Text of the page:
While it’s fall in the calendar sense, there’s still a hint of summer in the air.

Warm days and cool nights don’t necessarily call for a change in your grilling habits, but if they do, we chose to highlight a cut of meat that you can bake or grill. Not only is it a shop favorite, but it’s super economical for a family meal or tailgate!

The cut? The humble tri-tip. First, we’ll learn a bit about the cut and then how to season, cook and serve this wonderful piece of beef.

What isn’t a tri-tip?

The easiest way to describe a tri-tip is to understand what it is commonly confused with.

It’s not a flap steak. While technically very close to the tri-tip in location (bottom sirloin), a flap steak is a piece of meat that better relates to a hanger or skirt steak. It has an accordion-like texture similar to a skirt steak and should be cooked in one piece. The hinged portion between thin sections of meat is a very soluble fat that flavors the meat as it cooks and is best used for fajita meat or steak tacos.

It's not a brisket. Tri-tips have a fat cap like a brisket but are much more tender and suitable for steak meals. A brisket has connective tissue that requires a low and slow cooking.

It’s not a flank. Flank steak is thin and stringy with a distinctive grain. It’s tender, but only if cooked properly and cut thinly.

It’s not a top sirloin cap or picanha. The cap of the top sirloin is tender and has fat, but it’s not as heavily grained and cooks more like a beef tenderloin. Its fat cap is not as dissolvable as a tri-tip fat cap and the cooking method does not lend itself to basting the meat like you would a low and slow cooked tri-tip. This cut is best cooked high and fast like a strip steak.

So, what is a tri-tip? 

It’s a portion of bottom sirloin where three muscle groups come to a point. They weigh about 2.5 to 3lbs and have a distinct triangle shape to them, as each muscle group joins at the center of the roast. The thicker fat cap is essential for the baking or grilling method used, as it self-bastes the meat effectively while cooking.

How do you cook a tri-tip?


The tri-tip can be either marinated or rubbed. Your choice here, but we have a winner picked out for you either way. Joe’s Marinade (sold in-store) was especially made for tri-tips! You can either marinate the tri-tip overnight in a zip lock bag or ask a Joe’s associate to vacuum seal your tri-tip in the marinade and then throw the vacuum-sealed bag in your fridge overnight. To rub a tri-tip, on the non-fat side, season generously with kosher salt, a light dusting of garlic powder and 10 to 15 generous cranks of fresh ground pepper. Rub the seasoning into the meat with some vigor.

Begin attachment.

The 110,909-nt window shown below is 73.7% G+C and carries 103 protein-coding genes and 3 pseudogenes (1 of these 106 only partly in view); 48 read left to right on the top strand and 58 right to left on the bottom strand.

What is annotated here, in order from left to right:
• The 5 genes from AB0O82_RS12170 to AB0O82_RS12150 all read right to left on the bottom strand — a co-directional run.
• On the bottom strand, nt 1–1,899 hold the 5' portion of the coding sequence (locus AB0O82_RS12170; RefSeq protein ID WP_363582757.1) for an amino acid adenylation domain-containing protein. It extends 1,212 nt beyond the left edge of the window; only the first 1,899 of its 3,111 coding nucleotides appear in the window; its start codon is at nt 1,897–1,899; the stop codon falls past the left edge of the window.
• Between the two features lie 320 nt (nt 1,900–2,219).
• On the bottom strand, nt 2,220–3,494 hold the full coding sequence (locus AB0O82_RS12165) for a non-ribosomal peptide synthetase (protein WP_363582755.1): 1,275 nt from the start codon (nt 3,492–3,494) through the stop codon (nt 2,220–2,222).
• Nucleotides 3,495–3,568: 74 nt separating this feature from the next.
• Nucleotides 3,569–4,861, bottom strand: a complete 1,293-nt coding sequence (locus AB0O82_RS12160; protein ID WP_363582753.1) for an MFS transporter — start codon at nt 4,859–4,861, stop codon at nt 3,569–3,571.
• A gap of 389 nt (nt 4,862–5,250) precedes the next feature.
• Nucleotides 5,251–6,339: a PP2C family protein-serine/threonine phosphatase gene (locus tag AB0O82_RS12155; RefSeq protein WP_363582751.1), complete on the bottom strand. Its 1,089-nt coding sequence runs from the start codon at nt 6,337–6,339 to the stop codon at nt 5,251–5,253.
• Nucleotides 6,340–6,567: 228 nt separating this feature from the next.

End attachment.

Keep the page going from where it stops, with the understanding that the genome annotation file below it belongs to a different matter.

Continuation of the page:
If you choose to rub or marinate, the next step is critical. Before cooking, set the meat in its marinade or wrapped in plastic wrap on your counter for at least 3 hours. Meat brought closer to room temperature not only shortens your cooking time but also ensures you avoid the “grey/red two tone” color that comes with cooking cold meat.

The final step before cooking is an odd one. Before placing your roast on the grill or in the oven, grab a sticky note and draw an approximate outline of the meat and note the grain direction of the three different muscles. Good art is not important here but being able to distinguish the meat grain after cooking is! It’s critical that after cooking and resting you cut the meat against the grain!


  • Set up your grill for indirect heat (half on, half off, generally) and bring the temperature to about 350 degrees. We think a marinated tri-tip is the best for grilling. If you marinate, reserve some of the marinade in the bottle (tell us to leave 1/3 in the bottle if we vacuum seal), and place in a small glass dish for basting.
  • Place your tri-tip, fat-side up first, on the “off” portion of your grill and cook, flipping every 5 minutes and basting with reserved marinade as you do.
  • Cook the roast to a 120-degree internal temperature and then sear it on the “on” side of your grill (now turned to high) flipping it every 2 minutes until its internal temperature is 130-135 degrees (do NOT go higher).
  • Remove the tri-tip from the grill and let it rest 10 minutes before cutting away the fat cap and then cutting the beef against the grain (Remember the picture you drew? Very glad to have it, huh?).

Total time including resting is about 30 minutes. You can slice it thin or into 1-inch portions for steak.


  • Preheat your oven until it reaches 325 degrees.
  • Place your roast in a roasting pan or baking dish fat-side up.
  • Bake until the internal temperature reaches 130 degrees.
  • Remove the roast from the oven and place on a cutting board to rest for 15 minutes.
  • Cut the fat cap off and then cut against the grain to your desired thickness.

Total cook time is about 30 – 35 minutes.

Is it filet mignon? No, but it’s tasty as heck, tender and super budget friendly. Out west, they feel so guilt-free about the cost of this cut that they cook it past medium and smother it in BBQ sauce. If that’s your thing, go for it, but we at Joe’s are purists and believe full beef flavor is enjoyed better when it’s not covered up.

Happy fall! We will see you in October!